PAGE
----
As a result, Dr. Ellen Gerstle, Dr. Jacqueline Berke and Dr. Robert Ready organized Drew University’s survivor writing workshop, “Leave-A-Legacy.” Originally intended as a one-time class, Drew’s workshop revealed that Survivor participants wanted additional support and guidance from the professors involved. Drew’s Center for Holocaust/Genocide Study published a special literary insert of their survivor’s workshop writing in their magazine, Perspectives on the Holocaust, and distributed it to their mailing list and student body, as well as to the Survivors and their families. After much success, the organizers amended the model to include three more follow-up sessions and eventually expanded it to a program that continues today and will go on indefinitely.
In their sessions, survivors approach the specific points of writing (detail, theme, etc.) and are given broad assignments about which to write. Some topic examples include food and liberation. Survivor writers also review the editing of the essays submitted by other participants. In short, these workshops provide an opportunity for local Survivors to learn about writing so that they can preserve their memories on paper as a written legacy for their families and communities. An added benefit is that these will enrich resources for teaching the Holocaust.
The idea for a writing project for USHMM’s Survivor Volunteers began with a conversation between this writer and Dr. Ann Saltzman (Professor of Psychology, Drew University and co-Director of Drew University’s Center for Holocaust/Genocide Study) regarding the reluctance of survivors to share their experiences. Dr. Saltzman explained the “Leave-A-Legacy” project and her Center’s eagerness to share the model and its success. In fact, Dr. Jacqueline Berke and Dr. Ellen Gerstle attended the Second Annual Conference of Holocaust Educators held at Yad Vashem in October 1999 and presented a paper about their workshop entitled “Leave-a-Legacy Writing Workshop.” In their paper and presentation, they described their Center’s eagerness “to spread the word” and to encourage other local Holocaust centers to develop and administer their own writing workshops. (Berke and Gerstle, 1999)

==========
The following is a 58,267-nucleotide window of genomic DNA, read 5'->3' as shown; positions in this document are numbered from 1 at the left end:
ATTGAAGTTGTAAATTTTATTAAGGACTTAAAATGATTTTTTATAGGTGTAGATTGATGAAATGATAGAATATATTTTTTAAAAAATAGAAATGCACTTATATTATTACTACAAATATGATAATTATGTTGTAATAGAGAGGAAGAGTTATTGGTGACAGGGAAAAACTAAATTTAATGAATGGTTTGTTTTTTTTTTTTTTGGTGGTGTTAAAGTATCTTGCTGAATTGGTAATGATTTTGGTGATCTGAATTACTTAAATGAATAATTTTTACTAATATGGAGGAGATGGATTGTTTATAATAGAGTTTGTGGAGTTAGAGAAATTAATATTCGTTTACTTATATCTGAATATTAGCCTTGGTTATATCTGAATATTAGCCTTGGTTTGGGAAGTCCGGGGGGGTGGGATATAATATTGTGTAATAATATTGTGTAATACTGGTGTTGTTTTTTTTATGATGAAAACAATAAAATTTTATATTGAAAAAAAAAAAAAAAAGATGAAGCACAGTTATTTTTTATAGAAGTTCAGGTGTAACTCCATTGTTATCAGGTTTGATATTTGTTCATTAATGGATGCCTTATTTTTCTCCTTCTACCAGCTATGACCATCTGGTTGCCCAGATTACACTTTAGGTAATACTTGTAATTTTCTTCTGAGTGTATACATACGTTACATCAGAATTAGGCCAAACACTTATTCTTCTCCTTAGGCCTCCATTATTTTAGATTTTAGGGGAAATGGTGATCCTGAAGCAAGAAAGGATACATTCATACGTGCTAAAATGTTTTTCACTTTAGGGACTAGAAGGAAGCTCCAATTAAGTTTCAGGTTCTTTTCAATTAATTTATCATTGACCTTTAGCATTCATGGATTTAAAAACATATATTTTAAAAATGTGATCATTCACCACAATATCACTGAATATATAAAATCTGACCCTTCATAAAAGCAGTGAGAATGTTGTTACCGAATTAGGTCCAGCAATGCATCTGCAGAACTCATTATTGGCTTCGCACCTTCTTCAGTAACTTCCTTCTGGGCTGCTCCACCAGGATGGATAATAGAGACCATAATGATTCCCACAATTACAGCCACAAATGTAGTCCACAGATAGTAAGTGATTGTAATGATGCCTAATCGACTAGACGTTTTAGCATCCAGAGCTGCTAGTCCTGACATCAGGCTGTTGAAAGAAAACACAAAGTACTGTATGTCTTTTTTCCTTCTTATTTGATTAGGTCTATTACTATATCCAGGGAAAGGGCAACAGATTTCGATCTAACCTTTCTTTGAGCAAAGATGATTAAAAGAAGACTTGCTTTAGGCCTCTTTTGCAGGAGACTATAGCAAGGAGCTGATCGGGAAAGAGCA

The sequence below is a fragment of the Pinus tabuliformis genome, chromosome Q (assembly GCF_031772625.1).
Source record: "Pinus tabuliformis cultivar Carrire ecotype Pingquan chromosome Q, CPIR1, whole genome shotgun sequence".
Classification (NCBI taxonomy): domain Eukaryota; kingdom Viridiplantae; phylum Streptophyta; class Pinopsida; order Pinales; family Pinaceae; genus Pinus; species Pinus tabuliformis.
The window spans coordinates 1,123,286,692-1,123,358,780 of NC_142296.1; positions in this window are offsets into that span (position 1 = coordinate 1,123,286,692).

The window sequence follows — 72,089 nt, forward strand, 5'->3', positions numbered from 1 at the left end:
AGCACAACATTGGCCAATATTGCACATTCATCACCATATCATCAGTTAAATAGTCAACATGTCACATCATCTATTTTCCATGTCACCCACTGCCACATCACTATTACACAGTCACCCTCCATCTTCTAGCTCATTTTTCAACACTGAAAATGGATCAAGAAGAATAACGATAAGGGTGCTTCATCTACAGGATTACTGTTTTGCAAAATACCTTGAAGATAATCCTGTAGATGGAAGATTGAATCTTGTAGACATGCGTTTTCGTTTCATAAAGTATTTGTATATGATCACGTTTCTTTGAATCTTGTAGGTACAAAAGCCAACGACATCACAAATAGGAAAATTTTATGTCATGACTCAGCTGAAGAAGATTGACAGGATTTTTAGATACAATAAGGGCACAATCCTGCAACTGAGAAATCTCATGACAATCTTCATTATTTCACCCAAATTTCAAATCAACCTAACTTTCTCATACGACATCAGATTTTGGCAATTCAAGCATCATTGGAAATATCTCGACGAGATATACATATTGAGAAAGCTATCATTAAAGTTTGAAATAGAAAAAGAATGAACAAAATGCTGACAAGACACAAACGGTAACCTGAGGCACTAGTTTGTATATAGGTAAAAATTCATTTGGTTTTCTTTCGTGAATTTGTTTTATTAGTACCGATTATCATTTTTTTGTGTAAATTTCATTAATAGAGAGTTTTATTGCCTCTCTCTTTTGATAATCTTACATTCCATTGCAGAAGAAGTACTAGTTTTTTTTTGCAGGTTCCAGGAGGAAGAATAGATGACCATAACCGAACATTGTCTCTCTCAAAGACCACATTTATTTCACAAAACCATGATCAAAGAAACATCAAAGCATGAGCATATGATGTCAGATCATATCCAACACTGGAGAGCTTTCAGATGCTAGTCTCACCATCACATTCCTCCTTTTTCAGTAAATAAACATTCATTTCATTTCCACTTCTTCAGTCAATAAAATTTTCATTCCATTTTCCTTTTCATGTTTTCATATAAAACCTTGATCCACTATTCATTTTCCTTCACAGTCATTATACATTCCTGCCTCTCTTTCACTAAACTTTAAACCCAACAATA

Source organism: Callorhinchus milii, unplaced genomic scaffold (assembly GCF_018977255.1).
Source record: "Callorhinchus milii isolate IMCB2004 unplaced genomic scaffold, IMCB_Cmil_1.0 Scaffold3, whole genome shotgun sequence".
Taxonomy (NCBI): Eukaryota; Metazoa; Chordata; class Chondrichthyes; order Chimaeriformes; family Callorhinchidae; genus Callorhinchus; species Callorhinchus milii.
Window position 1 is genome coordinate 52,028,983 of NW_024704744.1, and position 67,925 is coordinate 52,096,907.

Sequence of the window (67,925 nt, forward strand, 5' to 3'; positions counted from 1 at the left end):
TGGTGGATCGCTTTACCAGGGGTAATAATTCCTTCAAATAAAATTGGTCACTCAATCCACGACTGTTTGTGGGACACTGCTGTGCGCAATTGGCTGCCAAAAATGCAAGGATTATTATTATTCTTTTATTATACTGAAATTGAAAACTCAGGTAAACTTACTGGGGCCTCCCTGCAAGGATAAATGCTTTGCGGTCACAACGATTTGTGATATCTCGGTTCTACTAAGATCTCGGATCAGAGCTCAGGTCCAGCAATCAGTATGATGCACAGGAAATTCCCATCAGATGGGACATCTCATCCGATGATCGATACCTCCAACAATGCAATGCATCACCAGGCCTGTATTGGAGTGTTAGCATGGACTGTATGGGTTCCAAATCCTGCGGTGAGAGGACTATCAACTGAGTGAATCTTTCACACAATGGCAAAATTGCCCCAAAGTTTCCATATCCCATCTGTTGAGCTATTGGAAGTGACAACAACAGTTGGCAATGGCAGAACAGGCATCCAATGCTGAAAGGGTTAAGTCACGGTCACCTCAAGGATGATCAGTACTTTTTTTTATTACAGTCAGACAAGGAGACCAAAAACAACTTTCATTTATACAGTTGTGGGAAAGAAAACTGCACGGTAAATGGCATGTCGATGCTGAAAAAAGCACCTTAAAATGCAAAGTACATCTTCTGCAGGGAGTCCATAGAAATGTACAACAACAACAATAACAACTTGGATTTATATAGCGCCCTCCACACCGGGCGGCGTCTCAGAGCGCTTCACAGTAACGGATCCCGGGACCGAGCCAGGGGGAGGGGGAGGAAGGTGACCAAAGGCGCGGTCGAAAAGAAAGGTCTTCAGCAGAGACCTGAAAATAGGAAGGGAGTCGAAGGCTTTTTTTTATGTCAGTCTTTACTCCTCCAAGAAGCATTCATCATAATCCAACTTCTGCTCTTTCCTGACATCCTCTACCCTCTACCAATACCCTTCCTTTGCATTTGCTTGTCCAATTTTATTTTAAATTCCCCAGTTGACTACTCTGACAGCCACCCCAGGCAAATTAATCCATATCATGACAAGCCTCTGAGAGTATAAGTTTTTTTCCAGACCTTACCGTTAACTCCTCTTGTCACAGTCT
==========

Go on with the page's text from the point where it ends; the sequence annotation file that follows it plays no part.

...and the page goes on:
This paper is a follow-up to Berke and Gerstle’s presentation in 1999. It is a documentation of Drew's success in passing this idea on to the United States Holocaust Memorial Museum. It is also a demonstration of the success of USHMM in adopting the Drew University model to accommodate the Survivor participants in Washington, DC.